As I wake up, I’m on the floor in my room. I can’t remember how I got there. There’s a slight pain in my back so maybe I fell somehow off my bed. Another panic-attack; no memory of what I did before, or during it. Somewhere in my mind I find I’m happy I’m alone. Fumbling for my bed for support I realize I can’t get up.
I quite enjoy the view from the floor. There’s frames to look at with the “kind-notes”, a piece of paper were people are supposed to write nice things about you. Even from here I can see the writings. “Always happy!”, “Spreads joy!”, “Beautiful smile!”, “I love your laugh!”, Absolutely wonderful!”
I laugh to myself.
My eyes travel to my medicine box. Anti-depressants, anxiolytic-pills, benzo-like pills for emergencies. I curse my ability to laugh easily. What’s the happy girl to do when she’s not spreading joy, but waking up from a panic attack?
Also, what is she to do when she has been isolating herself for the past months, losing a close friend because of it, because she can’t fulfill the requirements she has now set up for herself? Because when she’s not the happy, joy-spreading person she used to be (or she really is, she doesn’t know), she hides. She doesn’t answer the messages from the people she loves. She doesn’t answer when they call. She doesn’t do what she loves.
She writes in third person because it is painful to apply this to herself.
The wall to my right is the wall of important things; souvenirs from Romania, post-its I have gotten, flight-tickets. The picture of us. The one I received after Christmas and never thanked you for. We look happy. Actually happy. (I can’t tell whether you really were happy or not. We never talked about such things.) Somewhere inside my head it clicked. I do not understand “the concept of being happy”, but I remember I was happy there with you.
“Is there anybody in here who has someone they look up to?”
My hand is lifted up somehow.
The lecturer points at me. “Yes! You at the back! What is her or his name?”
I clear my throat. “Maria”
“And what makes her someone you look up to?”
“She’s genuine. She’s caring. If she is mad at God, she is, and that’s okay. She’s one of my favorite people in this world.”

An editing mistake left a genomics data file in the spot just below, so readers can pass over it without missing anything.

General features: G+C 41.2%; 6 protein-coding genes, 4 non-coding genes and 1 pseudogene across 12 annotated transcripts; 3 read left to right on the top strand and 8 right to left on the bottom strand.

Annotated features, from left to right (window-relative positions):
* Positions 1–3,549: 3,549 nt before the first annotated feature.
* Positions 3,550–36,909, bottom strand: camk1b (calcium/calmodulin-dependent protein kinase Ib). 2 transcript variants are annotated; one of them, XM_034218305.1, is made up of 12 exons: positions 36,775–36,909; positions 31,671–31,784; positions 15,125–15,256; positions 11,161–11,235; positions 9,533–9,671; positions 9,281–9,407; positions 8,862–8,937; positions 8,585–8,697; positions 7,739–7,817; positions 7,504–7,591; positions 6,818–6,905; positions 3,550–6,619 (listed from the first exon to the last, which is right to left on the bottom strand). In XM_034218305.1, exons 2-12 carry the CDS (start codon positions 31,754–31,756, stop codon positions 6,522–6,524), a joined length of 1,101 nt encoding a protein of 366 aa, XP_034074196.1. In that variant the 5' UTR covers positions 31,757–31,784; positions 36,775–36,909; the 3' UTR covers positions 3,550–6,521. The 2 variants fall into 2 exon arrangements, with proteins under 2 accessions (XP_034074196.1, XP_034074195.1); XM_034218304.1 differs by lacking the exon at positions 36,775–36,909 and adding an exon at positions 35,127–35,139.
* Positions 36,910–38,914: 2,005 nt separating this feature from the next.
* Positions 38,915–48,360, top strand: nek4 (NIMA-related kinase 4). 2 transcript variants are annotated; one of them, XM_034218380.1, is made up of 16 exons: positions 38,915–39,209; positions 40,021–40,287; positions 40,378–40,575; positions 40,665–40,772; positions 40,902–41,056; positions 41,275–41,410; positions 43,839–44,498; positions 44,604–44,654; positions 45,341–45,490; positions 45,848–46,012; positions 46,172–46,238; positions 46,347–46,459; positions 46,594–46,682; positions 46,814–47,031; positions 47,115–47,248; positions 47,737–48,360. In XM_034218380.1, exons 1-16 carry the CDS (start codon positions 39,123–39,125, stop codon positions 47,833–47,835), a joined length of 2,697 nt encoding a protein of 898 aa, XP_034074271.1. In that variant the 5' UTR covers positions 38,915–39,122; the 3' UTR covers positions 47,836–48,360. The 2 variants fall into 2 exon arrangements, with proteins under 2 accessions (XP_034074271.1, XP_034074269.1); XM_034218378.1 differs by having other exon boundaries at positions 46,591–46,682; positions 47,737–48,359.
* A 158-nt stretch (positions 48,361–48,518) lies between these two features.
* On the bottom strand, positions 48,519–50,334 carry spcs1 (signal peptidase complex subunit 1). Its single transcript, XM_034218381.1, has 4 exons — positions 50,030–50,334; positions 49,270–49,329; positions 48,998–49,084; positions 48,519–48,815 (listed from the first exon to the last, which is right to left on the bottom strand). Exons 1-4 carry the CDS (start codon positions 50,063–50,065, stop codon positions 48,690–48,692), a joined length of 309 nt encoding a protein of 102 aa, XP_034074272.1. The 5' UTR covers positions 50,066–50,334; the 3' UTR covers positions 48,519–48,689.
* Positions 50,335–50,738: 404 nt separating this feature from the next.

I guess what I am trying to say is that I am sorry for not writing you. And thank you for that picture. I called a friend when everything had clicked, and I asked for help. He got me stable, got me to sit on my bed. Talked to me until I was calm. Because apparently, I don’t always have to be happy, Maria.
Just know that I still think about you a lot and that I love you.
All my love, Sara
I wanted to tell you
that you weren’t alone,
and that it would get better.
All those things
you’re supposed to say
at three in the morning
when nothing is right.
But I poured you another drink instead.
Somehow you seemed more grateful.
“It’s not your responsibility.”, my mother tells me as I talk to him at one o’clock in the morning, trying to calm him down in an anxiety attack.
“We’re just talking”, I say.
“Do you feel responsible?” my grandfather asks, watching me tap my fingers repeatedly on the table after hanging up.
“I’m just making sure he gets his medicine.”, I say.
Am I doing something wrong? Am I missing something? Isn’t our job in this world to see one another, take care of one another?
I just don’t know.
It is not my responsibility, but if I don’t do it, I am not sure he will survive.
Have you ever been followed?
I experienced this tonight as I was talking a nightly walk in the cold winter weather. When my usual route came to its end, instead of going home straight away I walked to town. Since I live about five minutes away from probably the most crowded part of the city, I didn’t see that as I problem. I’ve done it before.
However, as I was crossing the usually trafficked but now almost empty highway, I noticed a car parked too close to the crosswalk. (Yes, I am studying for my driver’s license.) As I passed it, I saw a man, about thirty years old, staring at me through the window of the car. I looked away because I’m socially awkward and continued walking. He turned the car around and followed me slowly as I continued on another, biggest street, containing more people. I noticed that he was following me when I stopped and he had to drive around the house to look at me again without stopping the minimum traffic. There was stopping, parking right next to me, waiting in the corner of the house I had to pass to continue walking on the street, and lap after lap as I stood completely still, not knowing what to do. Fear struck me. The raw, aggressive, blinding kind of fear, and I just stood there, seeing him passing me by slowly and passing me by again.
I am fine. I am perfectly fine as I’m laying in my bed right now. I ran to my boyfriend’s place and he followed me home and that’s that.
I have been spoiled, or blessed, call it whatever you want, with never having to be afraid. I have always known that I have people around me that care for me, and I have never been scared of someone. And I just realized as I came home tonight that so many people are living with this fear. This biting, blood-pumping, icing fear. The fear of not knowing what to do or where to go. The fear of not knowing how to get out of your situation, or being afraid no one will ever care.
I just experienced a glimpse of the fear some people live with all the time, and that was absolutely terrifying. So, tonight my prayers go out to all of you. If you are reading this, you are strong and I know you will get out of it. I believe in you.
All my love, Sara